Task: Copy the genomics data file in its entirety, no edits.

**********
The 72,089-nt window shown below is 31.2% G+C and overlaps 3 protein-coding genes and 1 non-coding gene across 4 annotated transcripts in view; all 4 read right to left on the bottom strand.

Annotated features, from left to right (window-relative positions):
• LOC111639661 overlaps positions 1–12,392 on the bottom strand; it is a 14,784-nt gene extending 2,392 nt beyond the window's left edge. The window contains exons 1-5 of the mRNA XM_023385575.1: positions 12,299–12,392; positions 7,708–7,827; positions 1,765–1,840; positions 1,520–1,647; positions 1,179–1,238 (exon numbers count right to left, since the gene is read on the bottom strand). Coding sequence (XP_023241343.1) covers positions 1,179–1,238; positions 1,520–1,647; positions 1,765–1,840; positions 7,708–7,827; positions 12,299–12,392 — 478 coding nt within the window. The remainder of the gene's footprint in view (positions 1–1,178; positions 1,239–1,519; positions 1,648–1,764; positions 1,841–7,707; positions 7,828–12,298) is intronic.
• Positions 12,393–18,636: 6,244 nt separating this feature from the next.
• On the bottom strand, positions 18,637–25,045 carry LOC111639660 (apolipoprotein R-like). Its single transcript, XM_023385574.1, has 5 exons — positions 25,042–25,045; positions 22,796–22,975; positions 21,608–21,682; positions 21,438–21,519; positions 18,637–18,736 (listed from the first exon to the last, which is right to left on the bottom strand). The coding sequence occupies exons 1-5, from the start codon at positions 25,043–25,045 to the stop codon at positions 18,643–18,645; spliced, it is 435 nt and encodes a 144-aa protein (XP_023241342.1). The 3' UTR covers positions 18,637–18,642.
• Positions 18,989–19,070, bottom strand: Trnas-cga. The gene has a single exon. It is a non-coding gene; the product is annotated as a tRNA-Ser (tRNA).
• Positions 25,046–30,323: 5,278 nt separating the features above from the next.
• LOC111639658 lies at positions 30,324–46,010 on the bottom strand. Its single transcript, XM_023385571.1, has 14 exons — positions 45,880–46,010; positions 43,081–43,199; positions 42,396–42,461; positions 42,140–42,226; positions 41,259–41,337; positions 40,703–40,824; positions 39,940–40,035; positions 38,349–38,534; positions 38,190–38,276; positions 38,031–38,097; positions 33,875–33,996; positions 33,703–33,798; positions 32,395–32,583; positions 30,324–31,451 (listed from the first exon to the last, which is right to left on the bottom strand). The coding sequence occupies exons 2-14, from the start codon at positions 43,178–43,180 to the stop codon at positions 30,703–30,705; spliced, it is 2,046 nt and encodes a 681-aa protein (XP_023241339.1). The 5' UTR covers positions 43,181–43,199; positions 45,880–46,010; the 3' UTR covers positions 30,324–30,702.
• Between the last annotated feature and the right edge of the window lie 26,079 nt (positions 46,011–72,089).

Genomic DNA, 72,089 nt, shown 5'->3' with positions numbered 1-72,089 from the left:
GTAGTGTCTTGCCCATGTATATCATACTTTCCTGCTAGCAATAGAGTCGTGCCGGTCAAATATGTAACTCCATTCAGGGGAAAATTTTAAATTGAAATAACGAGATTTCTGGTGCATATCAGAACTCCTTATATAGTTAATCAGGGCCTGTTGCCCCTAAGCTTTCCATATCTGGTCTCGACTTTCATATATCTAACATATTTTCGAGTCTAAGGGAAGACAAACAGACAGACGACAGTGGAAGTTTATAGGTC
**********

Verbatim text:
The 72,089-nt window shown below is 31.2% G+C and overlaps 3 protein-coding genes and 1 non-coding gene across 4 annotated transcripts in view; all 4 read right to left on the bottom strand.

Annotated features, from left to right (window-relative positions):
• LOC111639661 overlaps positions 1–12,392 on the bottom strand; it is a 14,784-nt gene extending 2,392 nt beyond the window's left edge. The window contains exons 1-5 of the mRNA XM_023385575.1: positions 12,299–12,392; positions 7,708–7,827; positions 1,765–1,840; positions 1,520–1,647; positions 1,179–1,238 (exon numbers count right to left, since the gene is read on the bottom strand). Coding sequence (XP_023241343.1) covers positions 1,179–1,238; positions 1,520–1,647; positions 1,765–1,840; positions 7,708–7,827; positions 12,299–12,392 — 478 coding nt within the window. The remainder of the gene's footprint in view (positions 1–1,178; positions 1,239–1,519; positions 1,648–1,764; positions 1,841–7,707; positions 7,828–12,298) is intronic.
• Positions 12,393–18,636: 6,244 nt separating this feature from the next.
• On the bottom strand, positions 18,637–25,045 carry LOC111639660 (apolipoprotein R-like). Its single transcript, XM_023385574.1, has 5 exons — positions 25,042–25,045; positions 22,796–22,975; positions 21,608–21,682; positions 21,438–21,519; positions 18,637–18,736 (listed from the first exon to the last, which is right to left on the bottom strand). The coding sequence occupies exons 1-5, from the start codon at positions 25,043–25,045 to the stop codon at positions 18,643–18,645; spliced, it is 435 nt and encodes a 144-aa protein (XP_023241342.1). The 3' UTR covers positions 18,637–18,642.
• Positions 18,989–19,070, bottom strand: Trnas-cga. The gene has a single exon. It is a non-coding gene; the product is annotated as a tRNA-Ser (tRNA).
• Positions 25,046–30,323: 5,278 nt separating the features above from the next.
• LOC111639658 lies at positions 30,324–46,010 on the bottom strand. Its single transcript, XM_023385571.1, has 14 exons — positions 45,880–46,010; positions 43,081–43,199; positions 42,396–42,461; positions 42,140–42,226; positions 41,259–41,337; positions 40,703–40,824; positions 39,940–40,035; positions 38,349–38,534; positions 38,190–38,276; positions 38,031–38,097; positions 33,875–33,996; positions 33,703–33,798; positions 32,395–32,583; positions 30,324–31,451 (listed from the first exon to the last, which is right to left on the bottom strand). The coding sequence occupies exons 2-14, from the start codon at positions 43,178–43,180 to the stop codon at positions 30,703–30,705; spliced, it is 2,046 nt and encodes a 681-aa protein (XP_023241339.1). The 5' UTR covers positions 43,181–43,199; positions 45,880–46,010; the 3' UTR covers positions 30,324–30,702.
• Between the last annotated feature and the right edge of the window lie 26,079 nt (positions 46,011–72,089).

Genomic DNA, 72,089 nt, shown 5'->3' with positions numbered 1-72,089 from the left:
GTAGTGTCTTGCCCATGTATATCATACTTTCCTGCTAGCAATAGAGTCGTGCCGGTCAAATATGTAACTCCATTCAGGGGAAAATTTTAAATTGAAATAACGAGATTTCTGGTGCATATCAGAACTCCTTATATAGTTAATCAGGGCCTGTTGCCCCTAAGCTTTCCATATCTGGTCTCGACTTTCATATATCTAACATATTTTCGAGTCTAAGGGAAGACAAACAGACAGACGACAGTGGAAGTTTATAGGTC